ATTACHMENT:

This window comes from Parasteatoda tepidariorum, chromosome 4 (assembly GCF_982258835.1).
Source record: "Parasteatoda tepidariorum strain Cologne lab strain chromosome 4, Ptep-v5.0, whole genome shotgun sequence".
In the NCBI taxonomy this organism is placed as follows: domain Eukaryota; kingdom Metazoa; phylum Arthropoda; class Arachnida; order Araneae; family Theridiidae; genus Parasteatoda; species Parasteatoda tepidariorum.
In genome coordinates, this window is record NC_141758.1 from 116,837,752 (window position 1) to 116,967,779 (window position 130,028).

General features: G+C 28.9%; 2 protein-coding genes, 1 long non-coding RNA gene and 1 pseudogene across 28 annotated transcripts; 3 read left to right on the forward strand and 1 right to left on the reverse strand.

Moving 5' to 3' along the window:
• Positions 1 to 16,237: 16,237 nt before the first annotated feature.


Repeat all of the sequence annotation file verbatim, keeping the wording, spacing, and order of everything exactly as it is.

This window comes from Parasteatoda tepidariorum, chromosome 4 (assembly GCF_982258835.1).
Source record: "Parasteatoda tepidariorum strain Cologne lab strain chromosome 4, Ptep-v5.0, whole genome shotgun sequence".
In the NCBI taxonomy this organism is placed as follows: domain Eukaryota; kingdom Metazoa; phylum Arthropoda; class Arachnida; order Araneae; family Theridiidae; genus Parasteatoda; species Parasteatoda tepidariorum.
In genome coordinates, this window is record NC_141758.1 from 116,837,752 (window position 1) to 116,967,779 (window position 130,028).

General features: G+C 28.9%; 2 protein-coding genes, 1 long non-coding RNA gene and 1 pseudogene across 28 annotated transcripts; 3 read left to right on the forward strand and 1 right to left on the reverse strand.

Moving 5' to 3' along the window:
• Positions 1 to 16,237: 16,237 nt before the first annotated feature.